tl;dr It can be done. I’ve done it in the past for Java, PHP, and Python applications, but not Django. The process for doing this involves a defined protocol that is performed by the browser when connecting to the web server.
The easiest way that I am familiar with doing this is using the web server to perform the authentication, and then having the web server pass the logged-in user name to the application.
In part, it’s highly dependent upon which web server that you are using in front of Django, whether it’s IIS, Apache, nginx, or something else.
For example, if you’re running Django under uwsgi, behind an Apache web server, you’re going to want to install mod_auth_kerb and configure it to handle the authentication negotiation with the browser. (See http://modauthkerb.sourceforge.net/install.html and http://www.microhowto.info/howto/configure_apache_to_use_kerberos_authentication.html to help you get started. Also, if your users aren’t using IE or Edge, read the links embedded in the latter regarding the configuration required for Firefox and Chrome to work.)
I will admit, getting this working for me was a matter of a lot of trial and error. (Try, watch it fail, google for an answer, try, watch it fail, etc, etc.)
However, the end result of this allows the web server to inject another http header containing the user name of the person logging in. The Django side of this, then, is to look for this header and take some action based on it. Depending upon your specific requirements, you may want to create a Django user corresponding to the user name being presented. When we did that, we queried AD (using the LDAP interface) to get the information we needed about the user, and populated tables accordingly.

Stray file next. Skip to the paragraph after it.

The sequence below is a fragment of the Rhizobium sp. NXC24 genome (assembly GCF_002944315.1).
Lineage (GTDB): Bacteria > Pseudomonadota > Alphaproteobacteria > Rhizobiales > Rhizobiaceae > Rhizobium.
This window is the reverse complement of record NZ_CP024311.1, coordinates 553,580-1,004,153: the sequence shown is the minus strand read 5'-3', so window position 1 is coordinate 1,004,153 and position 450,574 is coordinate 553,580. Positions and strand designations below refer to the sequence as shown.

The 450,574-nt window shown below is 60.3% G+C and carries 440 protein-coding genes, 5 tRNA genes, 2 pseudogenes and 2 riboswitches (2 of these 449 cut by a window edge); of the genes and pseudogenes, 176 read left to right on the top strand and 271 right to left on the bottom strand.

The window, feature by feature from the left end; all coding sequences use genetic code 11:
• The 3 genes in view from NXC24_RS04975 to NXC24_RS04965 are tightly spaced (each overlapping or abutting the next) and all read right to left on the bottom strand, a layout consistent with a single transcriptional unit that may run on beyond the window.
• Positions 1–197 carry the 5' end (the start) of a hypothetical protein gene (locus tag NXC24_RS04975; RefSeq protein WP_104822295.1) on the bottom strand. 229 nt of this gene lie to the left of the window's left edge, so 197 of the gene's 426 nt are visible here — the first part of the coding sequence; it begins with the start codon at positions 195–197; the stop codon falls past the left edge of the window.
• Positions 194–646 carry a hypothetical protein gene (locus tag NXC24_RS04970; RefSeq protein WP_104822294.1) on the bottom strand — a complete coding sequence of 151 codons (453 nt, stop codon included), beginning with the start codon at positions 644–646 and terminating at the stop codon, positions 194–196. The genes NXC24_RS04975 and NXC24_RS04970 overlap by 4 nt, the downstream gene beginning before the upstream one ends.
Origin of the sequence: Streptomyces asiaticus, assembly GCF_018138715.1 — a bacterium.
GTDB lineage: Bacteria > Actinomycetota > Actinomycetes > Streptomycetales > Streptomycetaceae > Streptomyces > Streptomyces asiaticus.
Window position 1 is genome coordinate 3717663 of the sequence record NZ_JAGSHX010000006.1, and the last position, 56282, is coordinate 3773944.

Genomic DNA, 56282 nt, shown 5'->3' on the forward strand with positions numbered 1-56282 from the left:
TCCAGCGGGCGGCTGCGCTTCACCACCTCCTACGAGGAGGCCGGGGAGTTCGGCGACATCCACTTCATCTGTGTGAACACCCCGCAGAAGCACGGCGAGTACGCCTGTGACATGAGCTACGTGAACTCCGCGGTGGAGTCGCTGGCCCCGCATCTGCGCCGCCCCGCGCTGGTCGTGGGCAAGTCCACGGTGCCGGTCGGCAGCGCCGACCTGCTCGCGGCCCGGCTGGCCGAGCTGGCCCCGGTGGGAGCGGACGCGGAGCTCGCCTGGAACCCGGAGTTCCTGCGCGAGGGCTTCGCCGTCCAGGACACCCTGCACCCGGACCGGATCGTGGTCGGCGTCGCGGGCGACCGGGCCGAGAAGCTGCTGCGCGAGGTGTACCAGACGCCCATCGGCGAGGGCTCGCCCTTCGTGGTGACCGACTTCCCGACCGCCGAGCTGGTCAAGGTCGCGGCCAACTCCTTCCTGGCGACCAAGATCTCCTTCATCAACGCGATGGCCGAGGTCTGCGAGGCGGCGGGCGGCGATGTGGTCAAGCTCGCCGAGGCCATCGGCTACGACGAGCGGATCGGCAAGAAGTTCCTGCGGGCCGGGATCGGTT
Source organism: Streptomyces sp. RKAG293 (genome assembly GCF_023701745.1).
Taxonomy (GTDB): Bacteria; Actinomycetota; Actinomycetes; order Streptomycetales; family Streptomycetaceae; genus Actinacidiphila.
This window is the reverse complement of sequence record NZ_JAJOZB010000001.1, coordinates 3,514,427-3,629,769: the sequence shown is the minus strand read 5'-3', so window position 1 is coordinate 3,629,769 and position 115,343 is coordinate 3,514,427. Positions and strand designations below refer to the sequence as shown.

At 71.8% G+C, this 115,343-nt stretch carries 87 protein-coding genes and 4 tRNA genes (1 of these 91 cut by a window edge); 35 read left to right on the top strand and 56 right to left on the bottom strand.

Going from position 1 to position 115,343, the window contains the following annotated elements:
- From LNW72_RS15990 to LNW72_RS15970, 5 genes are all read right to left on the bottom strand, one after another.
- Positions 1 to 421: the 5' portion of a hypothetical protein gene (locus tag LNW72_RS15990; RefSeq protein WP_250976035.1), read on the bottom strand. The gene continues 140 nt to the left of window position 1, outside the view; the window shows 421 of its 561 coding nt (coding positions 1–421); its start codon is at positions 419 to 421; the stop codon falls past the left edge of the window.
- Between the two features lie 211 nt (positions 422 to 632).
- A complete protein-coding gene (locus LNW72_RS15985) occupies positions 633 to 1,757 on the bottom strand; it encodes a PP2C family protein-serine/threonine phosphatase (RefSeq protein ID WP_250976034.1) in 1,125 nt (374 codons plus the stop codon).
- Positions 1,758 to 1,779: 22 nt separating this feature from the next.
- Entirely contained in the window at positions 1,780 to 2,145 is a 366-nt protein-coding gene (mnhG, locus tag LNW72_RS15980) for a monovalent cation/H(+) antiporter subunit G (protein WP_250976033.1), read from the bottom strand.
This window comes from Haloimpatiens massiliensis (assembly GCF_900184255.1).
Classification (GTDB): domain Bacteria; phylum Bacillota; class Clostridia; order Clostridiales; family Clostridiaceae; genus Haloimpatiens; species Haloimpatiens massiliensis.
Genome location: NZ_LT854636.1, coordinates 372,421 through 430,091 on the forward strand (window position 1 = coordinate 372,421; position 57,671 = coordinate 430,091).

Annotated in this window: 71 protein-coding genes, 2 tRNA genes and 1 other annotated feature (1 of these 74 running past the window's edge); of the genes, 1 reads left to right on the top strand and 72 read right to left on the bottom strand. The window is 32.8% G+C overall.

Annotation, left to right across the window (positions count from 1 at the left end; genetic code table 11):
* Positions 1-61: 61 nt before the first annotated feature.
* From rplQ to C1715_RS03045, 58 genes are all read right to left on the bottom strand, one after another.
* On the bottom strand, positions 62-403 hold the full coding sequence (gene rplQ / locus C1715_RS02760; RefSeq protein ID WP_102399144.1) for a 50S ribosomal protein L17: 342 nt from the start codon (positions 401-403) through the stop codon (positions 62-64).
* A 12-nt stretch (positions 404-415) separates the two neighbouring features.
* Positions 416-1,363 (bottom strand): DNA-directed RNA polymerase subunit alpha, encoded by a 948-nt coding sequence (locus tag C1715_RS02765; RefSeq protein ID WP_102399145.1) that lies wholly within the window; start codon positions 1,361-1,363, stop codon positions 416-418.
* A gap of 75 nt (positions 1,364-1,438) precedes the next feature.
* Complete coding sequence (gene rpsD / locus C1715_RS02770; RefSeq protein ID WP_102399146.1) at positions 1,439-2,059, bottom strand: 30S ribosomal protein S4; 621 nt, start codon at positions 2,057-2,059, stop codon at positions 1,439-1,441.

Start with https://docs.djangoproject.com/en/3.0/howto/auth-remote-user/.
I also found a blog post, https://www.sipios.com/blog-tech/automatic-login-in-a-django-application-using-external-authentication that looks pretty good. (Admittedly, I haven’t read it in great detail, but I scanned through most of it and it looks like it hits all the important points.)
Key terms that you’re going to encounter and probably will want to read about in various degrees of detail include SPNEGO, GSS, and Kerberos. You won’t need to understand the details of how they work, but you should have enough of an understanding of what they do to know how they fit into the bigger picture.